Folklore: Thanksgiving

Thanksgiving, as it is known in America, is a relatively new holiday . . . despite the supposed link to Pilgrims and Indians!

Not that the Pilgrims and Indians didn't lunch together--only, at the time, the involved parties weren't thinking, "Hey, this is Thanksgiving!" although they may have been thinking of "thanksgiving." People are generally glad not to be dead from starvation.

Not to overwhelm anyone with semantics, but holidays usually become holidays once the thing they become a holiday for is long past. This is true of most commemorations: the Vietnam War Memorial was completed in 1982; the Korean War Veterans Memorial in 1995; and the World War II Memorial--for the war we won!--in 2004.

Commemoration always seems to occur when people fear that the thing being commemorated has already been forgotten (and it probably has).

Thanksgiving follows a similar pattern. During the Civil War, Sarah Josepha Hale, a kind of early Martha Stewart, became obsessed (sorry, there's no other word for it) with the idea of a National Thanksgiving Holiday. In many ways, she was the soul-sister of Martha Stewart since the creation of the holiday led to literally thousands of books on "how to cook the perfect turkey" and "holiday crafts that children will be forced to make and then scatter about your house!" (not that I minded the crafts as a child; I only became anti-crafts as an adult). Hale wrote for several women's magazines.

Hale was not particularly interested in Pilgrims and Native Americans. She was more interested in a holiday that would unite the United States (remember, this is pre-Civil War), specifically, a holiday that had New England origins. Harvest festivals and days of thanksgiving were part of early colonial life, and thanksgiving dinners were already being practiced in New England in the 19th century.

In October 1863, Lincoln caved, issuing a Proclamation of Thanksgiving for the last Thursday of November for Federal employees and DC residents. However, Hale died long before Congress passed Thanksgiving as a legal holiday in 1941.

Here's the commemoration bit: although Hale started campaigning for a Thanksgiving holiday in the mid-1800s, that holiday was not linked to Indians feeding poor starving Pilgrims until the late 1800s; by then, the Mayflower had become a founding story, and Native Americans were no longer a perceived threat in the United States.

In other words, the reality of the historical event had been--true to the exigencies of communal memory--forgotten; the real threat felt by both Pilgrims and Native Americans regarding each other no longer existed. (As several people point out in the Buffy episode "Pangs," you can't just apologize for wiping out a civilization plus it is against human instinct to simply roll over and play dead just because you feel very, very, very bad; the politically-correct Willow still fights the ghost Indians to save her friends.)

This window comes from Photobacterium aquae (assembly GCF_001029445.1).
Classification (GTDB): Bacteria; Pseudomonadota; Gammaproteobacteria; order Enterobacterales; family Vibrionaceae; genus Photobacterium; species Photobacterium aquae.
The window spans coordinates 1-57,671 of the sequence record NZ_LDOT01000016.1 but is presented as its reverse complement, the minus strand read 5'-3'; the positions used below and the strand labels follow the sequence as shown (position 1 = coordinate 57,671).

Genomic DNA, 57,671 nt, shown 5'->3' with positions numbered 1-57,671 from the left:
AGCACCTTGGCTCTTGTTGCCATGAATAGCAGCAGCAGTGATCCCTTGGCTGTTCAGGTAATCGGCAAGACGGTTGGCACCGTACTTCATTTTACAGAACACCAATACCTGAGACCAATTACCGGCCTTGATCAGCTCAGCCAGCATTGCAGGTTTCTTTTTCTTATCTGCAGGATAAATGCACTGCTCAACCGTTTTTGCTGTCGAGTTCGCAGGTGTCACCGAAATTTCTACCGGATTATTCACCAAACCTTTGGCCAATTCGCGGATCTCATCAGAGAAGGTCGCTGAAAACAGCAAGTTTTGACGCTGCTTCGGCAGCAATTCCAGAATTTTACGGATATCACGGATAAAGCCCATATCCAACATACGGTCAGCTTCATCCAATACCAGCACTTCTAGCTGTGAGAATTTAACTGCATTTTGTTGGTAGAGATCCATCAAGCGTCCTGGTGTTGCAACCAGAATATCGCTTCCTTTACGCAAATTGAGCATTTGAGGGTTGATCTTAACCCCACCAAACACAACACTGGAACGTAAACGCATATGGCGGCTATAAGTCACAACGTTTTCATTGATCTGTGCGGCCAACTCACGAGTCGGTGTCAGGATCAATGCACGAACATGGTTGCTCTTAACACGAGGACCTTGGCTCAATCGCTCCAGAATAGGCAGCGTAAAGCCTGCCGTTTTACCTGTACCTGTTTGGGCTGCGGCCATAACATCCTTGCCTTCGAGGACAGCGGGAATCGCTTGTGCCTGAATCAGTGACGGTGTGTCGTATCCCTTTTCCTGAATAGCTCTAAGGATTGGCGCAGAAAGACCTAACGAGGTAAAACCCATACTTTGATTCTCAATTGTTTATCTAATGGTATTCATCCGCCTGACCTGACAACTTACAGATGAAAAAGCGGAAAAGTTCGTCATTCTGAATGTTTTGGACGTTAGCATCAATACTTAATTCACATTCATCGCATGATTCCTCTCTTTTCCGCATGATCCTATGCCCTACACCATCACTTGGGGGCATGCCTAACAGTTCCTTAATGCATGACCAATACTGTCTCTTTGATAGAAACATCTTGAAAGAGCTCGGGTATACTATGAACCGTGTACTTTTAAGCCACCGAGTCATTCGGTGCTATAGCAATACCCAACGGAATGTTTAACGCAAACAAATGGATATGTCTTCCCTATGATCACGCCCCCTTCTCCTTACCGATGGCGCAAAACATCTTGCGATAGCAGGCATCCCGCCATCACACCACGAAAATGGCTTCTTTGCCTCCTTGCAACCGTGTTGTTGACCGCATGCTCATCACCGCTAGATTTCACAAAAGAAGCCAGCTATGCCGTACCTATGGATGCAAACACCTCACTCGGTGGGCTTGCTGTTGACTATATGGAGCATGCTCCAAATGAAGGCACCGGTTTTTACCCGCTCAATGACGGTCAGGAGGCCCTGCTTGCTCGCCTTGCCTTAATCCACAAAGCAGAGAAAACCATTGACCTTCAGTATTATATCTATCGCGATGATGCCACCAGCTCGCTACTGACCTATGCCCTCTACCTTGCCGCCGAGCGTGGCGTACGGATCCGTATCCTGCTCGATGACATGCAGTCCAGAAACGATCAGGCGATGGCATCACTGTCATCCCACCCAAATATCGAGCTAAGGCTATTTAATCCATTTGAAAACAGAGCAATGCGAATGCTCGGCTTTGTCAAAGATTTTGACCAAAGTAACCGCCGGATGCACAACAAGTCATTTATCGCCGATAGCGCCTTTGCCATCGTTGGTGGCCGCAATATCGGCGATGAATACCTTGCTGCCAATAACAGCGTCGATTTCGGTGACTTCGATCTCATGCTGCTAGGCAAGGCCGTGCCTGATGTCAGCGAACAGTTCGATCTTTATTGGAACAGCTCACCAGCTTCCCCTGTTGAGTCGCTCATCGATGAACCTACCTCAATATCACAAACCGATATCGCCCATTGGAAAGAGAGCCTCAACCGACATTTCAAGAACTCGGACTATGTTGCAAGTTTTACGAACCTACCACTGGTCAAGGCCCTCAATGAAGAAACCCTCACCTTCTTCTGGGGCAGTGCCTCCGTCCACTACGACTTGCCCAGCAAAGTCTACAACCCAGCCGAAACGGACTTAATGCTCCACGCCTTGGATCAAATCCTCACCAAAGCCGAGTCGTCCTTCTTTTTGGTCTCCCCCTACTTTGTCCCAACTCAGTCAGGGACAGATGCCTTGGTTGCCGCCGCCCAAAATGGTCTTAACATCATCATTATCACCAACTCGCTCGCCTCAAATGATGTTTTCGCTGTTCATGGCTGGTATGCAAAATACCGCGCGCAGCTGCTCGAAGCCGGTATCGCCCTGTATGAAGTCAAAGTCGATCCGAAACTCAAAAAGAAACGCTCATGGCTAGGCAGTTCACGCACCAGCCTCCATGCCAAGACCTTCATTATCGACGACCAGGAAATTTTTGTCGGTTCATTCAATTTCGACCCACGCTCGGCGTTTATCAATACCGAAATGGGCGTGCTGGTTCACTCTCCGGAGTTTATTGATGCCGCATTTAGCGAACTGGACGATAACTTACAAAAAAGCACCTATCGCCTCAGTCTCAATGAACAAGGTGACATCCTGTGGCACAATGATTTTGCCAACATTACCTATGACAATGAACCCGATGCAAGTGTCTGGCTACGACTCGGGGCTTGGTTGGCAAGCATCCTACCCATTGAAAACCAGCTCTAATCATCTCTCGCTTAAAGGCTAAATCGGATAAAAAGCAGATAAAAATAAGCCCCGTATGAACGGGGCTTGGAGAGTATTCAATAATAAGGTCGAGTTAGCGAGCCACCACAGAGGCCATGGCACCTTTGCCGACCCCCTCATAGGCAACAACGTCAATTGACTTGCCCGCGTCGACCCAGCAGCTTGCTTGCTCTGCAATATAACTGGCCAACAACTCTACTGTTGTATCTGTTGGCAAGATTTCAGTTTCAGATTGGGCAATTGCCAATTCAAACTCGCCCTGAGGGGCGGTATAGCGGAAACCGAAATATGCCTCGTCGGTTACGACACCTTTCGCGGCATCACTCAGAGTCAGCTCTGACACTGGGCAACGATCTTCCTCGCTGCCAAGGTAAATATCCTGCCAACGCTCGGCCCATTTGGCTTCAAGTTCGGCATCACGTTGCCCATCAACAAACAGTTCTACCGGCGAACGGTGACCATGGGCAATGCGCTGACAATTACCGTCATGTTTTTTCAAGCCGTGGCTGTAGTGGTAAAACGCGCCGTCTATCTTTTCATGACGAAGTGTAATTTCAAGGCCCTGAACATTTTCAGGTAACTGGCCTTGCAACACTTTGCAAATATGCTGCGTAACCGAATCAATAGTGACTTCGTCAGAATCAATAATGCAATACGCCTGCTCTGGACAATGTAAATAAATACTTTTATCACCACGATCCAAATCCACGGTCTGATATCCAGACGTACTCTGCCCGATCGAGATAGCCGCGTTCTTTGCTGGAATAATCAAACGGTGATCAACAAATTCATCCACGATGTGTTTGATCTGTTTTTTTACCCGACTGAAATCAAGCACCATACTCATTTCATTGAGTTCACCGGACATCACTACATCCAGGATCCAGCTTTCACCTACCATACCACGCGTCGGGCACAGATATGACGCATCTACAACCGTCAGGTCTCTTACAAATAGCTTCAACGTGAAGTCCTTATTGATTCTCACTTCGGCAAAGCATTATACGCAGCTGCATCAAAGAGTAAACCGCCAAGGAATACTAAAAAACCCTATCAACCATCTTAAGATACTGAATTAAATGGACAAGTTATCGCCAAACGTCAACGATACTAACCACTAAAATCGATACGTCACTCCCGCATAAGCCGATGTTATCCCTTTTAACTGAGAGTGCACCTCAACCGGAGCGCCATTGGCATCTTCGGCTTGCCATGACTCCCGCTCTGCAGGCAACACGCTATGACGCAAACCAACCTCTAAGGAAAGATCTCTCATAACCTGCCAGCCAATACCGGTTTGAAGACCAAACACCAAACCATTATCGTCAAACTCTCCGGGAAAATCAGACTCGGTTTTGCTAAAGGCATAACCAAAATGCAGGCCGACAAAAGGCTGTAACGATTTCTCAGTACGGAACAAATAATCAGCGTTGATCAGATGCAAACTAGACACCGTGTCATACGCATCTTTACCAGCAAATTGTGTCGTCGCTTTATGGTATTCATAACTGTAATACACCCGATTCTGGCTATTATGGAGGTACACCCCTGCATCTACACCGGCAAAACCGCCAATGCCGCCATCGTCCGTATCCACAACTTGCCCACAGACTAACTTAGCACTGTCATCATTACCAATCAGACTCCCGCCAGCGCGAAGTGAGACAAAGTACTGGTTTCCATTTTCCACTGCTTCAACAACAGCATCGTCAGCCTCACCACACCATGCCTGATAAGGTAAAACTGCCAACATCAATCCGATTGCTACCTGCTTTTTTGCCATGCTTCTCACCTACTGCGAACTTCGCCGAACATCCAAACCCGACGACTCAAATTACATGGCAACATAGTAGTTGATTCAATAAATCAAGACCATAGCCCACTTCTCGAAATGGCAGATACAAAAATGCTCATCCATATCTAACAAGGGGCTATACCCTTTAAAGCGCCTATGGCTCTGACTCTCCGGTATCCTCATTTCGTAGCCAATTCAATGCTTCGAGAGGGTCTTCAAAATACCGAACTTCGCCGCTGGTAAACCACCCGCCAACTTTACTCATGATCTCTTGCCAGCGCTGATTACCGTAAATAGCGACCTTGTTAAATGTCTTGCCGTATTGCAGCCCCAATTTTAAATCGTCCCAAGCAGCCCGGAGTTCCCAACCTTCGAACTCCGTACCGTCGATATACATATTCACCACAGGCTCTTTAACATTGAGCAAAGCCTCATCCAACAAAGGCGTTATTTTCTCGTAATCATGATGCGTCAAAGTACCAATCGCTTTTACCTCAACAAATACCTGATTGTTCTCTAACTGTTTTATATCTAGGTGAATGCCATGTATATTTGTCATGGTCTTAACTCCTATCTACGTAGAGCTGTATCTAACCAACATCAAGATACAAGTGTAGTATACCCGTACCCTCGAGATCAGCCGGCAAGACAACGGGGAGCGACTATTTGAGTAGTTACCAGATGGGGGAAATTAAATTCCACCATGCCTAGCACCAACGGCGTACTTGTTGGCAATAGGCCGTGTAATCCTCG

All this sounds much more cynical than I mean it to. I'm all in favor of Thanksgiving personally and although I sympathize with those who commemorate it as a National Day of Mourning (if commemoration is going around, why not commemorate the way one wants to commemorate?), I think the symbolic gesture kind of misses the point. Thanksgiving Day started out as Martha Stewart personified and ended up as football, turkey, days off from school, and Christmas shopping (all of which is not too far afield from the original gesture; I guess Hale had a point); the later linkages occurred long after any actual conquest took place.

Not to mention that communal memories that don't have a shelf-life of thirty years tend to create miserable places to live: hence, the Middle East.

On the other hand, I was raised on the Thanksgiving=Pilgrims & Indians story, so the link is there, however erroneous. I wasn't raised on it in a nasty way, and I never took it very seriously (it may help the cynics amongst my readers if I clarify that I have rarely in my life believed anything a teacher told me, but that doesn't mean I feel betrayed or anything [gasp! I was lied to in high school! gasp! gasp!]; I figure that in a democracy, obtaining and discerning correct information is my responsibility).

Misguided or not, I wasn't taught Thanksgiving folklore in a "We came, we saw, we conquered" sense but in multicultural sense. As Dave Barry writes in his A Sort of History of the United States, "Also we should keep in mind that women and minority groups were continuing to make some gigantic contributions"--which is completely patronizing (kind of Barry's point) but hasn't stopped many university programs from practicing this approach at the expense of more accurate/less "fair" history.

Literary/Popular Cultural Occurrences: I haven't been able to find any! I'm fairly certain that Harriet Beecher Stowe--the other Martha Stewart of the 19th century--referred to Thanksgiving Day in her writing. Otherwise, not including Buffy, I haven't been able to track down many literary/pop culture Thanksgivings that refer to the Pilgrim/Indian folktale. Either this is a folktale with relatively low flexibility or it is dying out. Football, turkey, and days off have taken its place: a triumph for secularism!

1 comment:

  1. Spike: You won. All right? You came in and you killed them and you took their land. That's what conquering nations do. It's what Caesar did, and he's not goin' around saying, "I came, I conquered, I felt really bad about it." The history of the world is not people making friends. You had better weapons, and you massacred them. End of story.

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